There will be some inclination on the part of a lot of teams to want to cross up some of the mid- and backfield props. On its face that isn't necessarily a mistake but can easily turn into one. Crossfield lanes are less effective than closer ones. (D'oh!) And worse, tend to instill a defensive and/or reactive mindset while limiting your offensive options. (Guns committed to the cross can't help push the snake player that extra knuckle.) Use crossfield lanes sparingly at most and primarily as an option for countering your opponent's effectiveness if nothing else is working. Having trouble containing or battling on the D-side go ahead and cross up the midfield MT but make it conditional. Get a D-side kill switch back. Lose the snake corner, switch back. And so on.
Diagram b highlights a few props and some shooting lanes. The snake corner is red because it is an essential bunker. It can feed the snake and inhibit your opponent's movement in the snake and as such must be played. However that doesn't mean it must always be an OTB primary. There is no reason you can't mix up your breakouts enough to remain unpredictable. That said, if and/or when snake corner isn't in filled the upfield MT needs to be in order to hold the opponent's snake player in check. The red lanes indicate the opportunities the snake knuckles circled have to eliminate or pressure opponent positions. (A review of D-wire lanes don't offer comparable opportunities.) The red path (running highway) indicates that there are a number of options for running down snake players on this field. (Any time there is no inside/out gun defending a highway run is a doable option.) The orange lanes indicate options for bouncing paint off the Pins into opponents indirectly. The orange props will be played with high frequency despite the fact each has limited utility. The issue with each is while they provide some unique opportunities they also will tend to slow the game play down. The thing to keep in mind is the close spacing on the wires and the mirrored pairs of midfield standing props. The standing props provide interior upfield movement lanes and the close spacing encourages aggressive plays; bunker moves. In order to take full advantage of the aggressive potential it's important that your player spacing allow you to take advantage and control the field when you force trade outs.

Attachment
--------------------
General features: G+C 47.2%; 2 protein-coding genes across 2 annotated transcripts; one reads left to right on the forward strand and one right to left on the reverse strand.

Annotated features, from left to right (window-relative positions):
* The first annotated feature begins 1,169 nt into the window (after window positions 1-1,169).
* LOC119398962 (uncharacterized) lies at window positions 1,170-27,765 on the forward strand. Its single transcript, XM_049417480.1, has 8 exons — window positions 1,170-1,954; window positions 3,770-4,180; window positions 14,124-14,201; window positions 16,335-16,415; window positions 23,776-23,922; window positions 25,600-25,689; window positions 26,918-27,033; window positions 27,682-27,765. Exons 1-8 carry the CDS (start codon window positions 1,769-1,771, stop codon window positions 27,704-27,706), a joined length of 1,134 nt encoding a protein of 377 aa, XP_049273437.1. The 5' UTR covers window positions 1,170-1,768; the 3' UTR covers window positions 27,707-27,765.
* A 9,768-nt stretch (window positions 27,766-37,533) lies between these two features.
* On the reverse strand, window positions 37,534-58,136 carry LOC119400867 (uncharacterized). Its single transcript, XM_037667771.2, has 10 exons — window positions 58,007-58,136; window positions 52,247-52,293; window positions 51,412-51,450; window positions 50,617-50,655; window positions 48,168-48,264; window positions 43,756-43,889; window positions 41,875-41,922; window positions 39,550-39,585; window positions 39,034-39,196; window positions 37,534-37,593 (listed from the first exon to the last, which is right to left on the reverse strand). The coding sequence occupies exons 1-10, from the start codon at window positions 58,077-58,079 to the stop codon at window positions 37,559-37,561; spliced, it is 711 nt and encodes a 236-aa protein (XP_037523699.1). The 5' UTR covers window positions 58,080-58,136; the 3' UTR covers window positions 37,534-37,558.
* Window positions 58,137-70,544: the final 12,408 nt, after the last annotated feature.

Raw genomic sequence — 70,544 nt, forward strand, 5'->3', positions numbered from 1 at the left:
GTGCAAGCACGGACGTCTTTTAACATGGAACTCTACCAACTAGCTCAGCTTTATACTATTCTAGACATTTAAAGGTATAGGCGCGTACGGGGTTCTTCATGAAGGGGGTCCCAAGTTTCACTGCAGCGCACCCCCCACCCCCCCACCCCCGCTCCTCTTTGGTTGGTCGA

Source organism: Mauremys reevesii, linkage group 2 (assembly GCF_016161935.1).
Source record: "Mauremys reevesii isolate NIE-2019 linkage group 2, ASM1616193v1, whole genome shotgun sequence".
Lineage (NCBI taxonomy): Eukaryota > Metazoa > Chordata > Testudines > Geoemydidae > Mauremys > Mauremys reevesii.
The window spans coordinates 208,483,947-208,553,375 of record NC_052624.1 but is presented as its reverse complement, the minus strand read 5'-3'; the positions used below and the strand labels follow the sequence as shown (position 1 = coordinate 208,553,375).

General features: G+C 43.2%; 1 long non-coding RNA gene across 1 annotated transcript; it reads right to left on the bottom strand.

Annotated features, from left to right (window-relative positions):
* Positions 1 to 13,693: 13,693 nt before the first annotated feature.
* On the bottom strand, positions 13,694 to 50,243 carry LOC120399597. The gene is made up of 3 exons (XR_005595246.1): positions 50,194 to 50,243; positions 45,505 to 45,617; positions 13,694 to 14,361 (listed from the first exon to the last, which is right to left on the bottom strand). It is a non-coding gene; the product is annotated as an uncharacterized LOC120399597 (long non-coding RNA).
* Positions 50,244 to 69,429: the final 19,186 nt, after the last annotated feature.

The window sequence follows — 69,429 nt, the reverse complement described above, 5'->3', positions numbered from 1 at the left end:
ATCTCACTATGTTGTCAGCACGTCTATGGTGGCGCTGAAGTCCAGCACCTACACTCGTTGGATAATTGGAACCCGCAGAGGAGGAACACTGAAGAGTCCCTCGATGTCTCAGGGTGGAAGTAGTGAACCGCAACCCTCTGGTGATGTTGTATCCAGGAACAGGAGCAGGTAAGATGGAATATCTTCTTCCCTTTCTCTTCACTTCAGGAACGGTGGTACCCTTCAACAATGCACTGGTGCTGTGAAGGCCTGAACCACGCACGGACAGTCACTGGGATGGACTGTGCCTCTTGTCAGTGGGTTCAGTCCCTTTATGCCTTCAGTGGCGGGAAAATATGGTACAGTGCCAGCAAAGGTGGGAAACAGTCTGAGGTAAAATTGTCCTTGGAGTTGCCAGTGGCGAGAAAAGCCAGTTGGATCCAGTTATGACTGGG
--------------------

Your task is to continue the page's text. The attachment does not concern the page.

Guns up OTB. (All 5!) Be patient when you delay--let the other guy run into your gun. Mix up your breakouts. Control the snake. Act, don't react. Nothing to it. 

1 comment:

Nick Brockdorff said...

FYI, when we played this:

Clever teams often took the centre of the M off the break, to control the snake side from there, the cake inserted in the middle of it, allows you to play that safely, if you stay low.

Clever snake backs ran the back line, to square 3 from the edge, to put pressure on back centre and the snake side MT - before dropping into the snake corner.